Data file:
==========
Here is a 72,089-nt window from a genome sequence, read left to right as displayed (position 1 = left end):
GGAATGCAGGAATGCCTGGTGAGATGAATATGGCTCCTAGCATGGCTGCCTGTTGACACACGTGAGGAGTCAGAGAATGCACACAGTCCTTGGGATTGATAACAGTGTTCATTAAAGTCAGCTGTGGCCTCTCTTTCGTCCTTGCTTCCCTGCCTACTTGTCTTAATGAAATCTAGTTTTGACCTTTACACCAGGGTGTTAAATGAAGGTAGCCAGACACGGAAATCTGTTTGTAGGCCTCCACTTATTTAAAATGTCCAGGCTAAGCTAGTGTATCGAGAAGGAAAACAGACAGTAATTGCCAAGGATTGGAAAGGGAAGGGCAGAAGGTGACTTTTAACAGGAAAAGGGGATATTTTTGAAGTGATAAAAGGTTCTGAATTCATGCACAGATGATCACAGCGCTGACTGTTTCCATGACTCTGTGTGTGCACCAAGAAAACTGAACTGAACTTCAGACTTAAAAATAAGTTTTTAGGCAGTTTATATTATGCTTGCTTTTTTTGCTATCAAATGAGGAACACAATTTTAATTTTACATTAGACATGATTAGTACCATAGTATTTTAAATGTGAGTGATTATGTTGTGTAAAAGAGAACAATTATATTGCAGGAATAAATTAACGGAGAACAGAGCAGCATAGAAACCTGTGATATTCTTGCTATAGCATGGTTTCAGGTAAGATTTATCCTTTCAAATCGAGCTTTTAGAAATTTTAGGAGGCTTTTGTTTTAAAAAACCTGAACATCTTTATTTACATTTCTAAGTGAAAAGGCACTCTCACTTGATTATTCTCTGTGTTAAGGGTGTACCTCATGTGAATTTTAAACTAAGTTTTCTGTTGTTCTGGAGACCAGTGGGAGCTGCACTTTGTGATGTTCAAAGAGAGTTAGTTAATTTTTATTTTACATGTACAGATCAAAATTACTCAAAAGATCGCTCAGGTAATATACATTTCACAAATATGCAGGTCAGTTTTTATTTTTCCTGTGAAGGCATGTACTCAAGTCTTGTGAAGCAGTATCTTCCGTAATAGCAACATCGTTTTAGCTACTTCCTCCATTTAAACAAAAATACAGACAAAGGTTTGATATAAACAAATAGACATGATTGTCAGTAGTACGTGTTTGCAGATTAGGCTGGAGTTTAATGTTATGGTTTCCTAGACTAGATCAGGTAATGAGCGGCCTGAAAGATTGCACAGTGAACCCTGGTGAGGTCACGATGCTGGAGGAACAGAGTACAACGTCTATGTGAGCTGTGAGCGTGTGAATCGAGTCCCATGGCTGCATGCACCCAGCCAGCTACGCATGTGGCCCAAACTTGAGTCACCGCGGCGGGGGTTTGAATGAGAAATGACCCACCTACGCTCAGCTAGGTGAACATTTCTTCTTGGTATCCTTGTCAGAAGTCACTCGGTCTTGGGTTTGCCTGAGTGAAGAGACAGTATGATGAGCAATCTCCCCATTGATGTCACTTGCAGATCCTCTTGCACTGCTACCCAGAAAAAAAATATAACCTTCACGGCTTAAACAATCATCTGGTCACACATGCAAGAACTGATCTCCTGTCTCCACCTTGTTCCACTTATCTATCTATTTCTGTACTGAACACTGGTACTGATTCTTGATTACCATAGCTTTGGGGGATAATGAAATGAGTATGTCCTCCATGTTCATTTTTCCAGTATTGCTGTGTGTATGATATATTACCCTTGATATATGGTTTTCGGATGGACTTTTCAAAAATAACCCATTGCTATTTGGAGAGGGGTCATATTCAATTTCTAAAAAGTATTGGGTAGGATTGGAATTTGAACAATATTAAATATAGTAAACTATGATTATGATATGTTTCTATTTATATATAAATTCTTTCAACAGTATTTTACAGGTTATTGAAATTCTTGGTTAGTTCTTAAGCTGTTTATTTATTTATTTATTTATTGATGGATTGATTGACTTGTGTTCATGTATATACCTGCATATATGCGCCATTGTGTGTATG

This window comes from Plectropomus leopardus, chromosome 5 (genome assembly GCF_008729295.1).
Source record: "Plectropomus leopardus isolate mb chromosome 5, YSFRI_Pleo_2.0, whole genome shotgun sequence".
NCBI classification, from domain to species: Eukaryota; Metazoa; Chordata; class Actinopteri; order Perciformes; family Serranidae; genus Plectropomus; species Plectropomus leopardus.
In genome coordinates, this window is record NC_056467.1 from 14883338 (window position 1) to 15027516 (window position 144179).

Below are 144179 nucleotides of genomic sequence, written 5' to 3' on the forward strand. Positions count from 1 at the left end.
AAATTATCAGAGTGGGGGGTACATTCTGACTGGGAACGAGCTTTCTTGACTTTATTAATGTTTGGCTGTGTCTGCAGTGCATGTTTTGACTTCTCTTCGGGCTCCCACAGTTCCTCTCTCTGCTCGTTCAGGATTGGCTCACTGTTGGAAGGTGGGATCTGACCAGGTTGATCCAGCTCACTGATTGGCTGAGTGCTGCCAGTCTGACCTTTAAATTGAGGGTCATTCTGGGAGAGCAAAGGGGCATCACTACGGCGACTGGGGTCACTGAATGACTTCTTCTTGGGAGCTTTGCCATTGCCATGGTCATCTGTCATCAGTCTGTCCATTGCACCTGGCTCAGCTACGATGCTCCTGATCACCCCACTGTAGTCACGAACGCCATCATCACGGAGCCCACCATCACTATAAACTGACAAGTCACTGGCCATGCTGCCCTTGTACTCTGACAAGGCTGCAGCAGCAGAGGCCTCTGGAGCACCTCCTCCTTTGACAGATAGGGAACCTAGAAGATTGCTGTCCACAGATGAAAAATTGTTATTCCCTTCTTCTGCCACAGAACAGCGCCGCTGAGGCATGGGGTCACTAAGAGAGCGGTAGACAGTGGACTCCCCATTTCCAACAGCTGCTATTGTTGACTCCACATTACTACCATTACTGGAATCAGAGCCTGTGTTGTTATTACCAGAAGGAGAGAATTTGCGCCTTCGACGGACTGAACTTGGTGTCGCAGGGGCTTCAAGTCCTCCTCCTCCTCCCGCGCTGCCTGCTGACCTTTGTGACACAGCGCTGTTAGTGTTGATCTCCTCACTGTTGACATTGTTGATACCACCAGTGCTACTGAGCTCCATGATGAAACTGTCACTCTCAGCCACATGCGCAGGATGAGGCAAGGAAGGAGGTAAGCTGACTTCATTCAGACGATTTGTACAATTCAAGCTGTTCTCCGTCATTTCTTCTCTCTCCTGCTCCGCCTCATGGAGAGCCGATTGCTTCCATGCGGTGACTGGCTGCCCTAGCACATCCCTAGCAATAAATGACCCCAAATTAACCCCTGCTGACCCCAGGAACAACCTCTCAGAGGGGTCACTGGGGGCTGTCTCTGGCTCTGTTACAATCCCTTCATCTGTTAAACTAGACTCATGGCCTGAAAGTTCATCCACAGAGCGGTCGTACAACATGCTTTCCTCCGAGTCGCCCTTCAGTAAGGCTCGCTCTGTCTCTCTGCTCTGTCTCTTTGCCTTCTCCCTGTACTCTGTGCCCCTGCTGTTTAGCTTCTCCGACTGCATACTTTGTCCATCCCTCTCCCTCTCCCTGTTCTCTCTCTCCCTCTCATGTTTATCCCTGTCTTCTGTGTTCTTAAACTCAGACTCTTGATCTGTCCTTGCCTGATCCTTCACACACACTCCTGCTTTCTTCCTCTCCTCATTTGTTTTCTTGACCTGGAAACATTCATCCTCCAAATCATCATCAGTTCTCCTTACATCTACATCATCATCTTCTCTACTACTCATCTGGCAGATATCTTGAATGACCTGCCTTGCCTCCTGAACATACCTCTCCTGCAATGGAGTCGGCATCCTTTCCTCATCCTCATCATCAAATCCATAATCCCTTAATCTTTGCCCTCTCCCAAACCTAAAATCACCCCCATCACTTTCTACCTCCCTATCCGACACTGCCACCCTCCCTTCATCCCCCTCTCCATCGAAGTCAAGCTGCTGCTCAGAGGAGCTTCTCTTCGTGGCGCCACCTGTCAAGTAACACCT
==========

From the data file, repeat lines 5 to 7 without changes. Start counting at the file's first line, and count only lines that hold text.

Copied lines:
NCBI classification, from domain to species: Eukaryota; Metazoa; Chordata; class Actinopteri; order Perciformes; family Serranidae; genus Plectropomus; species Plectropomus leopardus.
In genome coordinates, this window is record NC_056467.1 from 14883338 (window position 1) to 15027516 (window position 144179).

Below are 144179 nucleotides of genomic sequence, written 5' to 3' on the forward strand. Positions count from 1 at the left end.